Franklin v. CSAA General Ins. Co. Arizona Supreme Court
July 28, 2023
JSH Attorneys: Eileen GilBride

The Arizona Supreme Court today held that under A.R.S. § 20-259.01, auto policies insuring multiple vehicles provide separate underinsured motorist (UIM) coverages for each vehicle rather than a single UIM coverage that applies to multiple vehicles.  The Court also held that an insured can receive UIM coverage from the policy in an amount greater than the bodily injury limits of the policy when stacking those multiple UIM coverages.

Plaintiff’s mother died in an auto accident caused by a underinsured negligent driver.  Her auto policy, which provided $50,000 of UIM coverage, covered two vehicles.  Ms. Franklin sued CSAA, arguing she was entitled to stack the two $50,000 coverages for $100,000 in total coverage, even though the policy said the limit of liability shown on the declarations page was the most the company would pay regardless of the number of covered cars.

A.R.S. § 20-259.01(H) allows an insurer to limit coverage to only one policy or coverage “if multiple policies or coverages purchased by one insured on different vehicles apply to an accident or claim.”  The court found the “coverages purchased” language ambiguous—it could broadly mean whenever an insured pays multiple premiums for each vehicle under one policy (regardless of “technical policy language defining ‘UIM coverage’ to be a single coverage”); or it could mean only when the insurer defines “coverages” purchased in the policy to be a single coverage.  Reviewing the statute’s history and purpose, the court adopted the broad interpretation of “coverages purchased,” which recognizes a separate UIM purchased for each vehicle in a multi-vehicle policy, and held that insurers cannot limit stacking (thus rendering subsection (H) meaningless) by defining UIM coverages in the policy as the sole coverage.  Opinion, ¶ 23.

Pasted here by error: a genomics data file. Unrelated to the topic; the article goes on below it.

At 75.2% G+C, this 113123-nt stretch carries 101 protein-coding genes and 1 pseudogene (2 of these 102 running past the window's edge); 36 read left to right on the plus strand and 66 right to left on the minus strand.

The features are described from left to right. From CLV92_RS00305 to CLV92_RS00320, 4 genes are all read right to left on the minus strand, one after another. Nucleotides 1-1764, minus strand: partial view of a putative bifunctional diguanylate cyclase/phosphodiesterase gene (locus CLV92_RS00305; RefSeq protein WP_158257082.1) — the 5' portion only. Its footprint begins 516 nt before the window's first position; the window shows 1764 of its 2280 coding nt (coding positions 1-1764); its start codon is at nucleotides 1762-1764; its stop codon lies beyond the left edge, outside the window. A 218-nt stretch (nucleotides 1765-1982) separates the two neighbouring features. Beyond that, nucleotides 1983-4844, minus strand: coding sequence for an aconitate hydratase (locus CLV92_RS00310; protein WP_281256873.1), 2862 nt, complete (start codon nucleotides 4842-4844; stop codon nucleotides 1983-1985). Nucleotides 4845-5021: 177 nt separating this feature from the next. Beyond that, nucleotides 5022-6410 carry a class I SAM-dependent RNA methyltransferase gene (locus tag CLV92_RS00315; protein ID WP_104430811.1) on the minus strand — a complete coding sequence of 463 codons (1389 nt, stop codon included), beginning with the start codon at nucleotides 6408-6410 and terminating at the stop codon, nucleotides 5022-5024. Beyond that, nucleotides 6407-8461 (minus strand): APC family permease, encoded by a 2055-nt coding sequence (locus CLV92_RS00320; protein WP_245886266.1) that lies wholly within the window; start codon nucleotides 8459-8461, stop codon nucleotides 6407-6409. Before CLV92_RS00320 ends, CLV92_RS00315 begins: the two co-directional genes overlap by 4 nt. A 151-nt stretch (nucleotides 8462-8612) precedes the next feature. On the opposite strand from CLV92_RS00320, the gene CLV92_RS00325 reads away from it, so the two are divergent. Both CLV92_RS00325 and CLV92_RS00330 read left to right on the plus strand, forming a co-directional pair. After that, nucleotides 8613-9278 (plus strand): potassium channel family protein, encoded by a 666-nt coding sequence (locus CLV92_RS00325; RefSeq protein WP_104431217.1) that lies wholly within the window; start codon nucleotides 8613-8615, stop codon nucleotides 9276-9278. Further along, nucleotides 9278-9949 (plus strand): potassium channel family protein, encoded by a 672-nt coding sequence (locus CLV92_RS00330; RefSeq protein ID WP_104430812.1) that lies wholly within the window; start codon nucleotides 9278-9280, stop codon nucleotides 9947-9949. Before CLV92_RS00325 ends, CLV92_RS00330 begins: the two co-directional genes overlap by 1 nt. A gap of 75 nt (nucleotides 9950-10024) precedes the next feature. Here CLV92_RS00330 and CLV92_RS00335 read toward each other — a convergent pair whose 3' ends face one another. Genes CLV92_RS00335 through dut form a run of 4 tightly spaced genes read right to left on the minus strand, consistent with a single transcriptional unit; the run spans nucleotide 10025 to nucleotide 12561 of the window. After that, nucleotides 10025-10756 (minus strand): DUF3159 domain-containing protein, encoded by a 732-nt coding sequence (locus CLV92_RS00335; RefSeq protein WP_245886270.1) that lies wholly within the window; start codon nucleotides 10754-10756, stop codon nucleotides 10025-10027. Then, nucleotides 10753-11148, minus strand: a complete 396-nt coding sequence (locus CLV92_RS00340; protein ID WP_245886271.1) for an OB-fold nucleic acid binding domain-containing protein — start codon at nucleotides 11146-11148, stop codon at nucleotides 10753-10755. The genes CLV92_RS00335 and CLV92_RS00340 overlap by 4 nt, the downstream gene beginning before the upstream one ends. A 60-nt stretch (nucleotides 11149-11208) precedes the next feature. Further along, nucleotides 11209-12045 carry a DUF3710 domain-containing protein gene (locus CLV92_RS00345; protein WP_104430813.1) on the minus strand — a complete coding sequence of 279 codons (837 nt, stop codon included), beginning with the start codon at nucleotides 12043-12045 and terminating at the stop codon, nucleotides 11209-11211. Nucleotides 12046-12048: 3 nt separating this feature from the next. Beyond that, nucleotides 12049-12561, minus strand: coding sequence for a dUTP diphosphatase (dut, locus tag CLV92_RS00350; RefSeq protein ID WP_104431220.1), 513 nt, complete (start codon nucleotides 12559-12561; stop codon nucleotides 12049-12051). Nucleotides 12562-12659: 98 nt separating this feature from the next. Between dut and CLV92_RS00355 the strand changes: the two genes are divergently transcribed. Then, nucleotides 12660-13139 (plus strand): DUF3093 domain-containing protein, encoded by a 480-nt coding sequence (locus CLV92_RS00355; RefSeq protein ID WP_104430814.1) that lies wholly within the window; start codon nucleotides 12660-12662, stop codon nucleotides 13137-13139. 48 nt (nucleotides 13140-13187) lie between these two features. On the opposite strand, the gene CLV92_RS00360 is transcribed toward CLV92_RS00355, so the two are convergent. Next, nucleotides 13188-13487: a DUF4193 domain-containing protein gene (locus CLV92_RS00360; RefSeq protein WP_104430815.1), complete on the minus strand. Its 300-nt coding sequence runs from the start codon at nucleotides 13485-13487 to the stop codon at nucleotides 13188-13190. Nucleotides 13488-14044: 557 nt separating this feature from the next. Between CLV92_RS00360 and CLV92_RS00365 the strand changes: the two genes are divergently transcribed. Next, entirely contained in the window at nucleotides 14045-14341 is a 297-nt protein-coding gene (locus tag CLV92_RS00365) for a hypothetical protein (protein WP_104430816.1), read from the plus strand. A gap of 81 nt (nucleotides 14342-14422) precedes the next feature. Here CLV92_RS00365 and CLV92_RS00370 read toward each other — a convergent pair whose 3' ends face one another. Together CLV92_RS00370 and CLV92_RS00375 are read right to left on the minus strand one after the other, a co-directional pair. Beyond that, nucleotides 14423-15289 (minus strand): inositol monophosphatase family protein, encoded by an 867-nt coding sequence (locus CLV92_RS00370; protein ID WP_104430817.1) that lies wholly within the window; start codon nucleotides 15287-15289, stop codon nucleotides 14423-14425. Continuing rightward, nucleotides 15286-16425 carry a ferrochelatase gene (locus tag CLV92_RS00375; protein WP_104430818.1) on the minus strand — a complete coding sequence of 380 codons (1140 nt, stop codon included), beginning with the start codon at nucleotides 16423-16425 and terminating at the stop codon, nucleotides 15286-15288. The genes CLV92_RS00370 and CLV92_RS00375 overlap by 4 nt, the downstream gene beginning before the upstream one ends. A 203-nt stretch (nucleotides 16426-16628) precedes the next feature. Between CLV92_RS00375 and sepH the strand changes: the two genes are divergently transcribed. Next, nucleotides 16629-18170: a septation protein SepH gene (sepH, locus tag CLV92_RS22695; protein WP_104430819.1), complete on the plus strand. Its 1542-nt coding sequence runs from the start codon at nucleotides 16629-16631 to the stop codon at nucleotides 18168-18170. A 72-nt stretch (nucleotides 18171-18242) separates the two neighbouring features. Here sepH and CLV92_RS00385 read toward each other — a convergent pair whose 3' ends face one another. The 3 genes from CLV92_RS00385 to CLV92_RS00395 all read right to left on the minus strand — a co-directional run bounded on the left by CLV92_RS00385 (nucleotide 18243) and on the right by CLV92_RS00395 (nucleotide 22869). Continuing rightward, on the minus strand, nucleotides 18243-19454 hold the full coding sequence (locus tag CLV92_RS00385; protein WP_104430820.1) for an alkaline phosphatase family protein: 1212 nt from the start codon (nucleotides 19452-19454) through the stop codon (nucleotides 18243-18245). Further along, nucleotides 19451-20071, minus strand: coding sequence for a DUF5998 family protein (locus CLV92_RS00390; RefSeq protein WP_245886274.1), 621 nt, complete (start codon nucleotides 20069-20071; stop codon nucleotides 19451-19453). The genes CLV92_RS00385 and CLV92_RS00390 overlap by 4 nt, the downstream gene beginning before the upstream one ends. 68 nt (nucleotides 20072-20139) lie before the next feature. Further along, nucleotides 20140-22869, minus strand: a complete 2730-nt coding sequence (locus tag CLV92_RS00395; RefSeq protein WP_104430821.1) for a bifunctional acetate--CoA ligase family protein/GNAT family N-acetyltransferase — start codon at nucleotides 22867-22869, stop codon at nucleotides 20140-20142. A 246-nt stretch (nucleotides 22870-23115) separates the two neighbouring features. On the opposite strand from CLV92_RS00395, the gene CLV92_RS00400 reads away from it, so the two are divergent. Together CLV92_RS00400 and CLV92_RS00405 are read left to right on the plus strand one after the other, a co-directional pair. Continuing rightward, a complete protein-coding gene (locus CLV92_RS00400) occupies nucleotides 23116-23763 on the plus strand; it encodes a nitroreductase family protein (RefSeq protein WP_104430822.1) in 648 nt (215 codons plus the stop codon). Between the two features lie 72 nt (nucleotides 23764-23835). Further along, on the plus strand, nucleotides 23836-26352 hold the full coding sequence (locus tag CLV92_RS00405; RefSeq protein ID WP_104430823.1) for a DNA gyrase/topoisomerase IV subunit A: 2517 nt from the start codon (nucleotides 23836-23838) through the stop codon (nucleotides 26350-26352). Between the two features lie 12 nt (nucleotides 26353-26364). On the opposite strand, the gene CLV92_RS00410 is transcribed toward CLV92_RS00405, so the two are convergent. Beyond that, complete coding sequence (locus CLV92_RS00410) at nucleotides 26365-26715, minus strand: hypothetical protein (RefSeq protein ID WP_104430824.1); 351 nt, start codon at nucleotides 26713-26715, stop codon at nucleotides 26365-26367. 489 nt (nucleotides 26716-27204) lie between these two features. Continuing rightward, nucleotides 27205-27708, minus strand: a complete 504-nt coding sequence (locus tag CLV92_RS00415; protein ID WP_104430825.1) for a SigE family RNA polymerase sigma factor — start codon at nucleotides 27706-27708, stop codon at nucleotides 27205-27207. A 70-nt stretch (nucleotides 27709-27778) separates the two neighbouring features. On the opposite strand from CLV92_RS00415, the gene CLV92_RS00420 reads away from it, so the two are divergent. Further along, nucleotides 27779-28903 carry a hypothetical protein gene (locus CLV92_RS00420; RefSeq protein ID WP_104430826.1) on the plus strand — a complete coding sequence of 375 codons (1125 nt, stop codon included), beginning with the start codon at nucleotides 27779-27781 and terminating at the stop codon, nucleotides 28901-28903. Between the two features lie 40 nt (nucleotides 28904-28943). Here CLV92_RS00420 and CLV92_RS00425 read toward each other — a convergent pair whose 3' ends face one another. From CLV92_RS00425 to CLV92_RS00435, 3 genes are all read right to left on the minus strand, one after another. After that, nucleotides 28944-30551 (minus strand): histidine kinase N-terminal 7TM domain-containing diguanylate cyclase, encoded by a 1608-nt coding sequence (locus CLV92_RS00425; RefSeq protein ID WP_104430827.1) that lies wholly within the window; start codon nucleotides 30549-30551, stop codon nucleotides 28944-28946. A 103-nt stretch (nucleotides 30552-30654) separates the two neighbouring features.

Subsection (H) also states that “If the policy does not contain a statement that informs the insured of the insured’s right to select one policy or coverage as required by this subsection, within thirty days after the insurer receives notice of an accident, the insurer shall notify the insured in writing of the insured’s right to select one policy or coverage.”  Despite the “thirty days’” language, the court rejected CSSA’s argument that this sentence allows insurers to unilaterally limit coverage within thirty days after the accident, regardless of the policy’s language.  Reading the statute this way, said the court, would violate basic principles of contract law that require additional consideration and mutual assent for changes to an existing contract.  Opinion, ¶ 11.  The only way to prevent stacking is to “include in the policy unambiguous language plainly disavowing the possibility of stacking.”  Id.

The court also held, after reading the statute’s subsections together, that A.R.S. § 20-259.01(B) did not set a ceiling on UIM coverage an insured can receive based on the policy’s bodily injury or death liability limits.  That subsection requires auto insurers to offer UIM coverage to the insured “in limits not less than” the policy’s bodily injury or death limits.  Rather than setting a ceiling on the UIM coverage insureds may buy, subsection (B) simply refers to per-vehicle coverage insurers must offer, as distinct from total UIM coverage an insured could receive in a stacked scenario.  Opinion, ¶ 28.  The “up to” language, said the court, merely obligates insurers to sell coverage in any amount the insured authorizes up to the liability amounts.  The obligation to sell UIM coverage up to those limits does not prohibit the insured from receiving stacked UIM coverage in excess of those limits.  Id., ¶¶ 28-30.

Eileen GilBride focuses her practice on representing clients in federal and state appellate matters and dispositive motions. She also counsels and assists trial lawyers in the substantive areas of their practices, from the answer stage through the post-trial motion stage. Eileen has handled over 500 appeals at every level of the state and federal courts, in Arizona and other states, which have resulted in more than 80 published decisions. | 602.263.1787 |